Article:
There are at least one or two tricky relationships in your life at any point in time that you would rather not have to deal with. These relationships most often arise through something like work, school or family; it’s the people we didn’t directly choose to be part of our life but they are there nonetheless.
These are the people we would really just like to avoid, but often can’t. For whatever reason, they just seem to rub us up the wrong way.
In whatever guise it presents, it is likely to boil down to two things:
- We often do not agree with their view; our opinions and beliefs differ.
- Life is presenting us an opportunity to learn something.
This isn’t a glib statement, frankly, if we don’t take the opportunity now for a bit of introspection, I’ve found the issue will just rear its ugly head again and again (in many different forms) until I take notice.
The trouble is, we often describe the issue in terms of what the other person has done to us; we want to make it about right and wrong. And we want others to hear our side of the story; to feel validated. However, the likelihood is no one has done anything to us they are doing things for themselves.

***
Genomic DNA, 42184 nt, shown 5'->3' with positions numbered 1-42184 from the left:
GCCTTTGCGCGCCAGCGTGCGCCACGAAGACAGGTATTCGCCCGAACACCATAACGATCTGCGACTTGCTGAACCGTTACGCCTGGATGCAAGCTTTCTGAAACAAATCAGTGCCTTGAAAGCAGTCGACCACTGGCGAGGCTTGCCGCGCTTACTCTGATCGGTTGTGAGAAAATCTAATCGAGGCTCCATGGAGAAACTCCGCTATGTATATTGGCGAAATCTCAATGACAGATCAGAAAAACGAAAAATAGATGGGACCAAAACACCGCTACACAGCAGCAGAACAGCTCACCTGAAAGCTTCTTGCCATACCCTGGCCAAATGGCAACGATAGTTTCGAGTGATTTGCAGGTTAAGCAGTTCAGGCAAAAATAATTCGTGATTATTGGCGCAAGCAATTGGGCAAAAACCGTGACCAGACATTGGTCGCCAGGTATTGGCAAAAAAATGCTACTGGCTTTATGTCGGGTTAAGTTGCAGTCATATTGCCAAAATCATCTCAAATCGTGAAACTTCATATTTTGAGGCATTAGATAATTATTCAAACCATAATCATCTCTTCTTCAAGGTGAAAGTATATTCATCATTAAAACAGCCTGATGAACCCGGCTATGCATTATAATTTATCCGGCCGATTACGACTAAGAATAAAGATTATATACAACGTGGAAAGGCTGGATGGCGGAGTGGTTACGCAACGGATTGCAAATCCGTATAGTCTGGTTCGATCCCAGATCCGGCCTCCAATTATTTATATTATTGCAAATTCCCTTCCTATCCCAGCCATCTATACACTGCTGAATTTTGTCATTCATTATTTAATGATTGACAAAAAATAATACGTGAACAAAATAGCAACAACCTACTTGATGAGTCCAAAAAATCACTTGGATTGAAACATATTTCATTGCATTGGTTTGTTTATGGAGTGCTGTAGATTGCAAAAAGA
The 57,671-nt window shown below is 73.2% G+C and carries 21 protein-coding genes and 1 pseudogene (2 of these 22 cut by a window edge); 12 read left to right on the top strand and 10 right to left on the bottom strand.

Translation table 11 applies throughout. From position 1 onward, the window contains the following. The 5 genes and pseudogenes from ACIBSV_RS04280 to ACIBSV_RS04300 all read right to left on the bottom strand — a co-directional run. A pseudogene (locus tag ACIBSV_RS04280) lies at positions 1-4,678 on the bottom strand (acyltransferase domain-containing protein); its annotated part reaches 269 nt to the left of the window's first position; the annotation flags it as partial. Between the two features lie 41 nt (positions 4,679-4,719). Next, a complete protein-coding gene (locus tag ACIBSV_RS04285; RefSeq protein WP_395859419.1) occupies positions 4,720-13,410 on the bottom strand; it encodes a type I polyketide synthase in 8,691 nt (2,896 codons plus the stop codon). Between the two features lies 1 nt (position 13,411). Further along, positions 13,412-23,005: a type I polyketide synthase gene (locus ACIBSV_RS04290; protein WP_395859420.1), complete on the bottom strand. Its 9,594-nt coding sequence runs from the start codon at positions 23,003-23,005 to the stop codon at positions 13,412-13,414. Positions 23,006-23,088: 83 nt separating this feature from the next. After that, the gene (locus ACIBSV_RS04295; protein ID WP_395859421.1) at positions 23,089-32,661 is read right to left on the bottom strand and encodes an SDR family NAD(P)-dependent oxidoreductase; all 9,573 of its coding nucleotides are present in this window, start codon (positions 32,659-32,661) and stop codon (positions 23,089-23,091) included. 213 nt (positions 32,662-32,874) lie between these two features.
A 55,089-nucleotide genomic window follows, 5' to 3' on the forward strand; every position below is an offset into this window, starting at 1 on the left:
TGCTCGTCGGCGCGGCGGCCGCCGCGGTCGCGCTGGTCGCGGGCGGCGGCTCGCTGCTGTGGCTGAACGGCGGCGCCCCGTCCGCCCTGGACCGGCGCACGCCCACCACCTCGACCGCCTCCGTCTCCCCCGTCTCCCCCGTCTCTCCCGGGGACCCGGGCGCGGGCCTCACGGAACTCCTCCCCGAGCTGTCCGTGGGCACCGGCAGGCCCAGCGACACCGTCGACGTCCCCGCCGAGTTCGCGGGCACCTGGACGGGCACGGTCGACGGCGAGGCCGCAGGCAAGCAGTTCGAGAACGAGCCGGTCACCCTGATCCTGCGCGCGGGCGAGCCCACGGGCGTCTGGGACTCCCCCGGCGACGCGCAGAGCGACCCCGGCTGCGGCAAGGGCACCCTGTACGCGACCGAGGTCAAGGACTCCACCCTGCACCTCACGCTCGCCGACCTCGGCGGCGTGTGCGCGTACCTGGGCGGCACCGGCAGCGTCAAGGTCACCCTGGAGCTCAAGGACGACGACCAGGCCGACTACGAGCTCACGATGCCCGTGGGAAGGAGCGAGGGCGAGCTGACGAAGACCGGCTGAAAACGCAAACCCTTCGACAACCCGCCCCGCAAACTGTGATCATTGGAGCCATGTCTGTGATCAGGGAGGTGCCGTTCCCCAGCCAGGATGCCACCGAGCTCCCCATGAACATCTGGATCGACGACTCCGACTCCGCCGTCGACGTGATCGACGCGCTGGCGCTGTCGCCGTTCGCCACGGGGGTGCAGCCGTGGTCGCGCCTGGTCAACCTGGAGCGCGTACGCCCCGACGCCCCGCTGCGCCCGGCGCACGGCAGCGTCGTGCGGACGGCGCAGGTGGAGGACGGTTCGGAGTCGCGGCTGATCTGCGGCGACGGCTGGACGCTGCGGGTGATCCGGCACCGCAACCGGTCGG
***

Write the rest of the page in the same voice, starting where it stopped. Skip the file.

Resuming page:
We each see life through a unique set of lenses. What if there is no right or wrong, just different things right for different people at different times and in different circumstances?
I have been reading a novel recently, written by Kate Morton, that effectively demonstrates how differently we all experience things. It involves three sisters who all have an entirely different truth about the disappearance of their younger sibling back in the 1930s, when they were all just children, but they never talk about it to one other.
Instead, they carry the weight of their truth and their feelings about it (shame, guilt, disgust, powerlessness and so on) for their whole lives. It shapes who they are in the world and how they interact with others.
Here are some words of insight from the main character, Alice, that are relevant to all of us. This is at a point when her version of the truth begins to unravel some seventy years later as her only surviving sister starts to talk about what she thinks really happened – her truth – for the first time: